Joker or The Laughter that Breaks Your Heart

I’ve just come home from seeing Joker and I can hardly find my words or shake away the feeling of uneasiness. I try to convince myself it is just a movie and that I should merely appreciate the outstanding acting and the incredibly well fitting soundtrack. But I cannot stand tall or look forwards, I can’t really speak. My head is hanging and my gaze is staring downwards. But the pain… that there is plenty of.

Because Joker is not just a movie. Joker will punch you in the guts and make you short of breath. It will make you want to go into the fetal position so your heart won’t be ripped out of your chest. And good luck trying to strike a conversation with your partner once you leave the theatre and want to share opinions. There is nothing else I want to do right now, but go to sleep. Only I am afraid of what my poor brain will conjure once I have closed my eyes.

And there are also some images running continuously through my mind. The piercing, sad eyes and the light that came over his face when it seemed like a place of refuge had been found in the smile of a child or the tenderness of a woman. The incontrollable, heartbreaking laughter. The wonderful dancing in the short-lived moments when he feels there is also a place for him, when he seems to be liberated from the contempt and abandonment the others have made into his only reality.

And there is another thing that I cannot get over. The disgusting laughter in the movie hall. I am wondering if the creators of this masterpiece realized that what they intended to cast a light upon would not only happen on screen, but also in front of it. And at this point I am not even sure what makes me shudder more: Joker with his sinister crimes rooted in the neglect and disdain of others or the obvious lack of sensitivity and depth of the people around me.

Unfortunately Joker is an entire experience comprising both the artistic act on the screen and also the reactions it elicits in theatres all over the world. It paints a very realistic picture of our society where we avoid showing vulnerability, because it makes us look weak and pathetic. A society where we don’t reach out or talk about the tormenting thoughts that we have, because we’re met with the same urge to stop the self-pitying, since people don’t understand what it’s like to be assaulted by thoughts that seem to be created by a totally different mind that works against you. A society where people offer you support and compasion if you break a leg, but shudder and express scepticism if you tell them your heart or your mind is broken. Yet in this society it is perfectly ok to laugh heartily at scenes of a mentally ill person repeatedly stabbing someone with a pair of scissors and the scenes most devoid of humour still spark laughter in the audiences. This society is full of people so thick that they are still thinking they came to see a comic heroes movie. People so desensitized and unable to understand what they’re seeing, that they can’t even tell they are looking at themselves on a cinema screen.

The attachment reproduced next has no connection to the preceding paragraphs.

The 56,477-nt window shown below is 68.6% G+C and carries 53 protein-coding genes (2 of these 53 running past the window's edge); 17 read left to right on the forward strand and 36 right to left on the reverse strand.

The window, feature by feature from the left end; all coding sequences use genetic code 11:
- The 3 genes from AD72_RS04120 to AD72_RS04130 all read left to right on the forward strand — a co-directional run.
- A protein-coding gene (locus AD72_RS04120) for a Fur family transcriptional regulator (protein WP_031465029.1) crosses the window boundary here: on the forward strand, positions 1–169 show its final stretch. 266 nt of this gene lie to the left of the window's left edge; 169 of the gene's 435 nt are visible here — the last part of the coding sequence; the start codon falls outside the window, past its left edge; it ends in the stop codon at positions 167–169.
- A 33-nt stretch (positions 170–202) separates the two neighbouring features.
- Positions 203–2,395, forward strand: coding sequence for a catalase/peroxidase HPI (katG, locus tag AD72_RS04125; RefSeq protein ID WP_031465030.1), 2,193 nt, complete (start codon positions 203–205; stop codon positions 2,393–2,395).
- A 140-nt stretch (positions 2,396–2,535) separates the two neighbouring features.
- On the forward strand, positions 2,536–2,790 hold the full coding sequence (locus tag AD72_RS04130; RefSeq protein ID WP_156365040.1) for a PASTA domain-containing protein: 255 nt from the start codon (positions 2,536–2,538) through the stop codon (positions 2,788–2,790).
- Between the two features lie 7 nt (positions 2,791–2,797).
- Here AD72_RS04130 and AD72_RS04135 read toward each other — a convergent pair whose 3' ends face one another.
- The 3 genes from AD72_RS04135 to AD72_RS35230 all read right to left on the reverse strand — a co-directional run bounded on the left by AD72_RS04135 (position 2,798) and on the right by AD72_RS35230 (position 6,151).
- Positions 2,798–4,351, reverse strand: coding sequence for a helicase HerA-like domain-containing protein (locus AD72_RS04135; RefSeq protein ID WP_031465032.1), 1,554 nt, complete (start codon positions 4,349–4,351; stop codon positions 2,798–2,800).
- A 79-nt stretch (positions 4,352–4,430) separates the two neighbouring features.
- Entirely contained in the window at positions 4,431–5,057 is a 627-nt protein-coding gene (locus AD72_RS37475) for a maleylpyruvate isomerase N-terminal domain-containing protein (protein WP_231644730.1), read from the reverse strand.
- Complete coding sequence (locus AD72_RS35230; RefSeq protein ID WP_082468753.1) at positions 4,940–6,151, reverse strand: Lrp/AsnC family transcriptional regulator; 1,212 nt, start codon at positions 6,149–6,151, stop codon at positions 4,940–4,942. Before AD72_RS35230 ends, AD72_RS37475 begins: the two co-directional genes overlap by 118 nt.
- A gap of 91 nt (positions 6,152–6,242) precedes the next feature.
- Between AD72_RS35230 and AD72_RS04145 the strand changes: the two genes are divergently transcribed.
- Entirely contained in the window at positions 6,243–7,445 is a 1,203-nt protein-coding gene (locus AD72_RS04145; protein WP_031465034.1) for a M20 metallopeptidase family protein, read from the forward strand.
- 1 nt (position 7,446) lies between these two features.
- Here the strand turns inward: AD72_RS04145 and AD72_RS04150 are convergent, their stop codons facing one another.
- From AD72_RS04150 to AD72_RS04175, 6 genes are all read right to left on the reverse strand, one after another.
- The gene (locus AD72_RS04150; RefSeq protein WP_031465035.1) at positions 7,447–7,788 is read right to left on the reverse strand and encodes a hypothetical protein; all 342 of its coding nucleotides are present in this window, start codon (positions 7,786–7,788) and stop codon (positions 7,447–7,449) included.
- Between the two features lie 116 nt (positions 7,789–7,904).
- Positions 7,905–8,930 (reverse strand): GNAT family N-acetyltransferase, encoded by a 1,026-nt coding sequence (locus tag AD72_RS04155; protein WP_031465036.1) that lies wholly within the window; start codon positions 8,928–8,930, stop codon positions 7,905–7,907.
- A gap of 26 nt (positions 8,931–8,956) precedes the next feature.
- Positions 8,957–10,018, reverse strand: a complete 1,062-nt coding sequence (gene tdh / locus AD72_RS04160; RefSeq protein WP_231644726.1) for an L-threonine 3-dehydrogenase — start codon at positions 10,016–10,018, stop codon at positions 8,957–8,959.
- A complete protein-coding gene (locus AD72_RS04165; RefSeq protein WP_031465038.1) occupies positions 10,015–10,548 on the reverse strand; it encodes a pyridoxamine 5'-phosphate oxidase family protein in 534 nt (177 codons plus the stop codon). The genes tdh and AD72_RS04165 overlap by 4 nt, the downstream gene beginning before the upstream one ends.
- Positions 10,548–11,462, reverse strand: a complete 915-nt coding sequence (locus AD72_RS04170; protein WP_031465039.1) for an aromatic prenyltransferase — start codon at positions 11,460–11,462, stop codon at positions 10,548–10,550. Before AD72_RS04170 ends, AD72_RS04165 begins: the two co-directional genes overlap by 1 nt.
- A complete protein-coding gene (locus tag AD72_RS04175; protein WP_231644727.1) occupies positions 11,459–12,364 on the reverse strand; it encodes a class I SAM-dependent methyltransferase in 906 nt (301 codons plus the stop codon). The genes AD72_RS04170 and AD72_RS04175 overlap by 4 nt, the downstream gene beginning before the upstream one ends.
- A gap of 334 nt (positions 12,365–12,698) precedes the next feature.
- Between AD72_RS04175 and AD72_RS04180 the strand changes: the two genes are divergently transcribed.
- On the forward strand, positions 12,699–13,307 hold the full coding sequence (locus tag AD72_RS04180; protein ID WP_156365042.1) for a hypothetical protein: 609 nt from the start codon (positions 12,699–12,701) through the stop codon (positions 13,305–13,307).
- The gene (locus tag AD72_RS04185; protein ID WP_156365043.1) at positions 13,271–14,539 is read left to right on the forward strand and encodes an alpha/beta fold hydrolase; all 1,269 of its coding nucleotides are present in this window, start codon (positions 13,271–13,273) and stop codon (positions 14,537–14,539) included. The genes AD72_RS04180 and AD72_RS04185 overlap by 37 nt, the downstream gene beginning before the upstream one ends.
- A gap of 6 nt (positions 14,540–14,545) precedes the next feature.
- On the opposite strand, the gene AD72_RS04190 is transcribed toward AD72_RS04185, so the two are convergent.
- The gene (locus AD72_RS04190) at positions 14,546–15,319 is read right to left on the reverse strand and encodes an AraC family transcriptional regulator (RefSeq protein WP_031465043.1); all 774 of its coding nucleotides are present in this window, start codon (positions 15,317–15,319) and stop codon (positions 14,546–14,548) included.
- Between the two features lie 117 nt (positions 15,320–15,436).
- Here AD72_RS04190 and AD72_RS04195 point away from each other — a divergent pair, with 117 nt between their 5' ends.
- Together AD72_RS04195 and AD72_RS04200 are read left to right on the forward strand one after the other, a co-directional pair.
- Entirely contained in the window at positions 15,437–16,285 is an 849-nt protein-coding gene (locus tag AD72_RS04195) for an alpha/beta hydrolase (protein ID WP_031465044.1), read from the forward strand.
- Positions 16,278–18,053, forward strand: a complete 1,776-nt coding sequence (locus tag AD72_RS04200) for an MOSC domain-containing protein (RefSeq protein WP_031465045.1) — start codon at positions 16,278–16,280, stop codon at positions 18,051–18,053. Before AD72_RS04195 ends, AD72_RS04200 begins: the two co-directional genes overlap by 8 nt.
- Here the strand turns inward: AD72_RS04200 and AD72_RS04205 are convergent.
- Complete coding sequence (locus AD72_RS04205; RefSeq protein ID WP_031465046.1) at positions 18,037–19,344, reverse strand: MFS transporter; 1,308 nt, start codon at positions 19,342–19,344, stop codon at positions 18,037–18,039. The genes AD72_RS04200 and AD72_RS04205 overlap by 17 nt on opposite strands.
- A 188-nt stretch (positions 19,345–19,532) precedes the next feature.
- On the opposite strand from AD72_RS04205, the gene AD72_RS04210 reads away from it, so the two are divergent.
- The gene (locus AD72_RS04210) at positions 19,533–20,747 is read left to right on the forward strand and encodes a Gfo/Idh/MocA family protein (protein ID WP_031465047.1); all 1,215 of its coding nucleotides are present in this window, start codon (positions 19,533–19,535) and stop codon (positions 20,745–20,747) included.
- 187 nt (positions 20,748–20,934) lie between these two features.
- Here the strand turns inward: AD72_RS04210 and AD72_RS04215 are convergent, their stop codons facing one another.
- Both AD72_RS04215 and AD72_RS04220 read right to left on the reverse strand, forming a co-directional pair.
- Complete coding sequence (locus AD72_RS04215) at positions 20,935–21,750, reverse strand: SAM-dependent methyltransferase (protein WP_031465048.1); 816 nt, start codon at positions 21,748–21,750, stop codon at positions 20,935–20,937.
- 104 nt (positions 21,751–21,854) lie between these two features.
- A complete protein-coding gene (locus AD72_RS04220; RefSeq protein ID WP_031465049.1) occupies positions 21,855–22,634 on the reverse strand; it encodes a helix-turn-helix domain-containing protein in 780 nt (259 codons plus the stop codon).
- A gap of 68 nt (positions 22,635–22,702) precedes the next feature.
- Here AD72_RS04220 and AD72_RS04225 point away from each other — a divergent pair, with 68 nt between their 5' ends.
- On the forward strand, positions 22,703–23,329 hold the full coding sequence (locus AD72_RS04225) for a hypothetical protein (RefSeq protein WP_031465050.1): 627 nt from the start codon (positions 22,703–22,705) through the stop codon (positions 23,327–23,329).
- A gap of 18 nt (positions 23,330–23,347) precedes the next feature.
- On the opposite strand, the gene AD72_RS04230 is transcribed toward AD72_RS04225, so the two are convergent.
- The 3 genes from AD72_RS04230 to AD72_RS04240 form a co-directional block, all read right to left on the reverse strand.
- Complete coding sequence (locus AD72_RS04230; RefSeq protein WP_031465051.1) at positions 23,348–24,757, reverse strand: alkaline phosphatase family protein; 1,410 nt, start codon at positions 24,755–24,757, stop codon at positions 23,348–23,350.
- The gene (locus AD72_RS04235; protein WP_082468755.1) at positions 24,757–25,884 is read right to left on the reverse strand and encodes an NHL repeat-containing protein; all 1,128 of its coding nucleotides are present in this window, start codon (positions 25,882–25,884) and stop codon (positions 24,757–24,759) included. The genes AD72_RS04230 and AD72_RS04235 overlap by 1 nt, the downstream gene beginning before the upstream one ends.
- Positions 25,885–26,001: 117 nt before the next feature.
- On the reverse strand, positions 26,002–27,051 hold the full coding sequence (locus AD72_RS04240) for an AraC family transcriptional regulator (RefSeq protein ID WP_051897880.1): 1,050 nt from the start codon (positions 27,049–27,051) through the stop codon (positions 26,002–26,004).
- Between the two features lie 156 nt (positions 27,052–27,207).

This movie is entirely a masterpiece and if I hadn’t been afraid I would have a panic attack (I think the dread of experiencing such an episode in public with those people laughing around me was what saved me this time – ironic, isn’t it?) if I saw it again, I would definitely do this. Not to witness the immense pain of Arthur Fleck, but to watch again the oustanding performance of Joaquin Phoenix. For now I don’t think I am that brave.

For now I am left with some questions. What do we do with those who suffer in silence? What is there for the ones tormented by their thoughts to hope for? Do we let them end the game themselves when it becomes too hard to play or do we wait for them to become Joker? I don’t have an answer now. And I cannot think. I can only feel.


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